Takeaways from 2018

This was a big year for me, professionally and personally. I started off unhappy with where I was living, struggling on my salary, unhappy in a relationship, and I barely had a social life. Now I’m financially comfortable for the first time, I’ve taken a job in a leadership position, my studio practice is gaining momentum, and my emotional health is better than ever. Here are some of the things I learned along the way that helped me reach this point.

1. Let others do their part

The most enlightening term I’ve learned this year is “overfunctioning,” and it’s counterpart “underfunctioning.” I learned these terms right around the same time that I learned in GLI that my independence is holding me back professionally -- that it’s in my best interest to relinquish control of some things, trust that someone else can do it, allow others to contribute, and to appreciate those contributions.

2. Talk about money

At the beginning of 2018, in addition to working full time and trying to maintain a studio practice, I held a part-time job just so I could make ends meet. Every weekend I’d drive an hour and a half away for some extra income. After many, many conversations about salary, hearing actual salaries of actual colleagues, spending time on Glassdoor and GuideStar, reading articles about pay equity and the pink slope in museums, I learned that I’m worth much more than I was getting, and I sought out to take it. I dropped the part-time job, took a new full-time job, and got some paid art gigs; I am making about $15,000 more than I was at the beginning of the year, and I know there’s more out there for me.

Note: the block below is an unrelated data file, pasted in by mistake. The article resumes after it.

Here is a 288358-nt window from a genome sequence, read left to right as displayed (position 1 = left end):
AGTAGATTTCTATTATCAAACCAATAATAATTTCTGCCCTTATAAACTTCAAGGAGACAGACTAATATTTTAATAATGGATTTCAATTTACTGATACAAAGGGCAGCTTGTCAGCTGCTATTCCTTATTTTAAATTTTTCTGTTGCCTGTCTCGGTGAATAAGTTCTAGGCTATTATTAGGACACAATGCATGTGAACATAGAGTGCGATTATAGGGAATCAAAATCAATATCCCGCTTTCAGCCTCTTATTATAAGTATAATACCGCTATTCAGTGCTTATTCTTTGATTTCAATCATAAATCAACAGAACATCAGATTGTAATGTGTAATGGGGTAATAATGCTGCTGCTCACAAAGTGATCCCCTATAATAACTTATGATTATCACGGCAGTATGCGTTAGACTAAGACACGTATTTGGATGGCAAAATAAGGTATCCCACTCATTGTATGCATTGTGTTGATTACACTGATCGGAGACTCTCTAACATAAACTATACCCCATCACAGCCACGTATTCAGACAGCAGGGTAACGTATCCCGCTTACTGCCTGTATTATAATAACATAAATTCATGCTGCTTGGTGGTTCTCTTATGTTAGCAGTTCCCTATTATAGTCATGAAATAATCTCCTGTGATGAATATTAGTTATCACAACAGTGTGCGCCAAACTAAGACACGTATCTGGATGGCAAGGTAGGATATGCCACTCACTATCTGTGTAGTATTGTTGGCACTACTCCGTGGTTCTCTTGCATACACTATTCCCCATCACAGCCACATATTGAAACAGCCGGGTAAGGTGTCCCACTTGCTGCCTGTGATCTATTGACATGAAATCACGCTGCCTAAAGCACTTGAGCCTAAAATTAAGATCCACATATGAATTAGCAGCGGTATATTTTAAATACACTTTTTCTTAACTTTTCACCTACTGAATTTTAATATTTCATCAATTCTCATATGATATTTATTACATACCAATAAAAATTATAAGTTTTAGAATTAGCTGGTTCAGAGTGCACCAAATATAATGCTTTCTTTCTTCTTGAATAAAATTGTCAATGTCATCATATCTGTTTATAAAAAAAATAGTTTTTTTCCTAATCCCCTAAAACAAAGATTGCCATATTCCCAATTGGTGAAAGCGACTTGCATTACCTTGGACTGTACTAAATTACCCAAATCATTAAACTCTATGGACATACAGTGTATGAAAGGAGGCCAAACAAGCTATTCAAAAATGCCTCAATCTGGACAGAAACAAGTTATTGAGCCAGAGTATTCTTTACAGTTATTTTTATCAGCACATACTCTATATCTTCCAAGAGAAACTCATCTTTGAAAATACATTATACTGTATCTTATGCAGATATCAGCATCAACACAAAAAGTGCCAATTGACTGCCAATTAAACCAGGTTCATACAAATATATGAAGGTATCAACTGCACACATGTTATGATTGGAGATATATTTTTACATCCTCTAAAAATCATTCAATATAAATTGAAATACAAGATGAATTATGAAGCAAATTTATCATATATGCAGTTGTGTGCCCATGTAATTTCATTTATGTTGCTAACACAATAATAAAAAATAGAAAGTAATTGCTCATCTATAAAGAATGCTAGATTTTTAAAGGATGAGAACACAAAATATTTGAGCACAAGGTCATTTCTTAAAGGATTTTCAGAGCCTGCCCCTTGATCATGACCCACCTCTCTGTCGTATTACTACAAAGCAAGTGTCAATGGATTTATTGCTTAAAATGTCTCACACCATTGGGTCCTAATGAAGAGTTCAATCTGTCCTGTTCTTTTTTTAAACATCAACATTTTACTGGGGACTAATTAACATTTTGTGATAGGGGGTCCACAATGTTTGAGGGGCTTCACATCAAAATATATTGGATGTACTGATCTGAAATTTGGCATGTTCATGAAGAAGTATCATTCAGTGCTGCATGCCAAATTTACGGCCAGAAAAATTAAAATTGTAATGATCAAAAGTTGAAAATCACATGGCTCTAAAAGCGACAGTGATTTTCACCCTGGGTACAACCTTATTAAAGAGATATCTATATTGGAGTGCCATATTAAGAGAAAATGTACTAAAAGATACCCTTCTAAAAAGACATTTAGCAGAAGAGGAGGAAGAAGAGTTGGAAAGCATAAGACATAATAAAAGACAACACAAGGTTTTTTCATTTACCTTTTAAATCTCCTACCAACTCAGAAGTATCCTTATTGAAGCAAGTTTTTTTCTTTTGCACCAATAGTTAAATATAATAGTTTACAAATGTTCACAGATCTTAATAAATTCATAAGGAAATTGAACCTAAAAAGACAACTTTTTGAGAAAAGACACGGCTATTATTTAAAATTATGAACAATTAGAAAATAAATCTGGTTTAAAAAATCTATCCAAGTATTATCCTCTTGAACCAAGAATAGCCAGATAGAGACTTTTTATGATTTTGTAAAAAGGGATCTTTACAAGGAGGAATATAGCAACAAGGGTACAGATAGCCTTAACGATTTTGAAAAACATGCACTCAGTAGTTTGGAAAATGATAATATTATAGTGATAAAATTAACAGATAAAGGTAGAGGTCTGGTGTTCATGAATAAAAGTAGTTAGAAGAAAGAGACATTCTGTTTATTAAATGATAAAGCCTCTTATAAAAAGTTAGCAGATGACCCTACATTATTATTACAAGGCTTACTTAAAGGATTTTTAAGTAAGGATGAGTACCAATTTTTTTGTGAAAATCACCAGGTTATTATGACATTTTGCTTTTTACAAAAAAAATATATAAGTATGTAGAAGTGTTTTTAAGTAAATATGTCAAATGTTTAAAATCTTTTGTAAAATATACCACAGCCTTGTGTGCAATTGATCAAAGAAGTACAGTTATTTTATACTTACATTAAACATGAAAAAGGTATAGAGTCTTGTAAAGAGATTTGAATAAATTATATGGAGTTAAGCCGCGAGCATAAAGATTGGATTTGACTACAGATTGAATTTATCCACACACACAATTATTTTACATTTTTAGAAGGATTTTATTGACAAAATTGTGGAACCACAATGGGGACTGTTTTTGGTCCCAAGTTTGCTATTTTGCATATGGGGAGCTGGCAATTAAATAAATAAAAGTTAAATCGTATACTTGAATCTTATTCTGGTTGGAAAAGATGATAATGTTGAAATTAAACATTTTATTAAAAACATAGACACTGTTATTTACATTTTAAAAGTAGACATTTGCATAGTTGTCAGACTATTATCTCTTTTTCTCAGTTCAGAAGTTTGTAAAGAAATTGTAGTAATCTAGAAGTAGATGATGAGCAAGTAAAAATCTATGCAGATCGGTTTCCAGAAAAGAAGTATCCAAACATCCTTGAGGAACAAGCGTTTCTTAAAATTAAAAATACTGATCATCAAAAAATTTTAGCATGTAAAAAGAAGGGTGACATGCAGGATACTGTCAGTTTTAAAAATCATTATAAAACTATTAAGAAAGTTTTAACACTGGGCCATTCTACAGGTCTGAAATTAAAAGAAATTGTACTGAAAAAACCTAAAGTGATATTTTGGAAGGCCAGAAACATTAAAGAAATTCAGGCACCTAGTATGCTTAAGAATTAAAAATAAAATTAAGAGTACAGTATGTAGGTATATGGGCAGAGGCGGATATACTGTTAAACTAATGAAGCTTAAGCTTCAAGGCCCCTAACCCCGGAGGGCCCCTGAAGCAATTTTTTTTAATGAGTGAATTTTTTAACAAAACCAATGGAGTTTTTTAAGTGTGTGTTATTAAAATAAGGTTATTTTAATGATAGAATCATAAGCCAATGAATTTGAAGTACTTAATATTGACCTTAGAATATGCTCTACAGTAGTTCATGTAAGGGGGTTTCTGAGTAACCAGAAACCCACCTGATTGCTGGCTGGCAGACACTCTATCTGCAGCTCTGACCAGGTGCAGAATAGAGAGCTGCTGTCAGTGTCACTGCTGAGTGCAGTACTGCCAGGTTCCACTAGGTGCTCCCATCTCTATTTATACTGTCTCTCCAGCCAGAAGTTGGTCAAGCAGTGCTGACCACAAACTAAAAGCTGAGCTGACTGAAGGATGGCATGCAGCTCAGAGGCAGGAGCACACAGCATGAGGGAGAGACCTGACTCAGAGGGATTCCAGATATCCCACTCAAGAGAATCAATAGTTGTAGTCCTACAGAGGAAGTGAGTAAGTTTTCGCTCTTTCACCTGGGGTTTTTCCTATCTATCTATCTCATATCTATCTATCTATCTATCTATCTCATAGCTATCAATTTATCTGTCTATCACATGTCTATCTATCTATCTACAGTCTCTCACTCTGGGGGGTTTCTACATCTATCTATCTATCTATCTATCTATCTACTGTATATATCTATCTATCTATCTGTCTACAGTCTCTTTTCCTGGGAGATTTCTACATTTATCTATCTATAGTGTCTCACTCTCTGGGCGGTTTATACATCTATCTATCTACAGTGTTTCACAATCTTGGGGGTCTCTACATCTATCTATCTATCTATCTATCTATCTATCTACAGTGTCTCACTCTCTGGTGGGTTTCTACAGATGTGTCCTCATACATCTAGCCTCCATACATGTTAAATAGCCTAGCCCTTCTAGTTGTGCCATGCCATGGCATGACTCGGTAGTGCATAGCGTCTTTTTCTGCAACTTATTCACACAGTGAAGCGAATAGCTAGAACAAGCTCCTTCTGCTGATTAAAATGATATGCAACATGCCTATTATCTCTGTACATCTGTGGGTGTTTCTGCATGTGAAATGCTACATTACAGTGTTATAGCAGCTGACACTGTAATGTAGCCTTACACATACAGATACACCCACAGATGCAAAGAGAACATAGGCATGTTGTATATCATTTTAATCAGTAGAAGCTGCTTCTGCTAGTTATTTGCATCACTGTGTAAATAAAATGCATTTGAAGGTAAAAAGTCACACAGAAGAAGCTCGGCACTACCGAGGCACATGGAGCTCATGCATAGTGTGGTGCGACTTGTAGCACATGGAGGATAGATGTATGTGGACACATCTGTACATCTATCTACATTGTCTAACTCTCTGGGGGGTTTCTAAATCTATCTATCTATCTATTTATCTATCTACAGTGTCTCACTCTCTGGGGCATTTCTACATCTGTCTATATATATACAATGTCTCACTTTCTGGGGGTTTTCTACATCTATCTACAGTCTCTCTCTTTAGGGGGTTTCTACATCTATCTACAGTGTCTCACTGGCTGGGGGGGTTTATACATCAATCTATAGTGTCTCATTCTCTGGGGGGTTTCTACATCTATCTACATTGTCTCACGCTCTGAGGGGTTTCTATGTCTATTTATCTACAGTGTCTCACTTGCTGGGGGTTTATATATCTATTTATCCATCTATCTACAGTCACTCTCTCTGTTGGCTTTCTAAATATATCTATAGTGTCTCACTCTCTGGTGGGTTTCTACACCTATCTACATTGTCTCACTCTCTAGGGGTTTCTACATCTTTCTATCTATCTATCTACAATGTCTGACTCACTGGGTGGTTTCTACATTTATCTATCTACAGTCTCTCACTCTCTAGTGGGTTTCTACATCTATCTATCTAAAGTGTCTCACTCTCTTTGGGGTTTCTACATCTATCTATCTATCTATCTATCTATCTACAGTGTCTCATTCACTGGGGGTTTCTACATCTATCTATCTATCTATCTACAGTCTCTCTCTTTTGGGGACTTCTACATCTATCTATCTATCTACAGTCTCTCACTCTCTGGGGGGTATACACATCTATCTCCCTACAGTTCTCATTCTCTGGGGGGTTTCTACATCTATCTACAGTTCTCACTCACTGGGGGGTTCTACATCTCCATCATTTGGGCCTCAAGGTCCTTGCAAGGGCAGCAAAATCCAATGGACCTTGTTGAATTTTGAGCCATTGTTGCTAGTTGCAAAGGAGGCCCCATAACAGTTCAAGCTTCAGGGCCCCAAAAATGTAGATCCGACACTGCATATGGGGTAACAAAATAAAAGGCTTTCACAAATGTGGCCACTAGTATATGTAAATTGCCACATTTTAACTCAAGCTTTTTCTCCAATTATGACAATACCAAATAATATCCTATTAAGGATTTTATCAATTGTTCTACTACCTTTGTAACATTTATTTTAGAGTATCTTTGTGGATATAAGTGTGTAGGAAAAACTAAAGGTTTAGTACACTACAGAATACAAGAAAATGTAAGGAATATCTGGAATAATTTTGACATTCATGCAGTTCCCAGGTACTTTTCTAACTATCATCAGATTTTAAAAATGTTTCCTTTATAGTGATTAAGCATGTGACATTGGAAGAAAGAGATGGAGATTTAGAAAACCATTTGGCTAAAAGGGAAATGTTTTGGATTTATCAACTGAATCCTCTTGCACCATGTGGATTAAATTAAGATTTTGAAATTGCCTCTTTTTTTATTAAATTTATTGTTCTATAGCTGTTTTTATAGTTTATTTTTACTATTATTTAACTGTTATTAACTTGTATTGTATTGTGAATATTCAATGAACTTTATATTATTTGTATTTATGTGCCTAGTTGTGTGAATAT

3. Prune your workload

There are only so many hours in a day, and only so much creative energy a person has. Wherever you can cut, cut. This is especially important for creative types who generate lots of ideas and attempt to pursue too many at once (guilty!). Allow your energy to be where it should, and don’t waste it on little things. This might mean cleaning up time-consuming or redundant procedures in the office, or it could mean cutting projects entirely. This year I didn’t submit anything to galleries so that I could focus more on murals, and just this morning I deactivated my Etsy account for the same reason.

4. No friendliness without respect

Some people just won’t like you. Whether it’s a personality mismatch, a generational divide, or a workstyle conflict, it doesn’t matter. If someone doesn’t respect you, you don’t need to be friendly to them. It won’t make them like you. It won’t make your life easier. You are free to be unfriendly.

5. I am my biggest obstacle

Well, maybe the patriarchy, white supremacy, and financial oppression are the biggest. But the biggest obstacle that I can control is me. I need to believe in my skills, trust in my ideas, exorcise self-doubt, and most of all, I need to MAKE. ART.

Snail

To bring this back to #1, I want to acknowledge the people around me who contributed to my recent growth. Thank you to GLI for all the lessons learned that are having lasting impact on my professional and personal habits; to my colleagues who helped lift each other up; to everyone who has supported my artwork-- giving me opportunities to paint, buying my products, sharing my work via word of mouth and social media; and to everyone who has reached out to say something nice. You’ve been indispensable.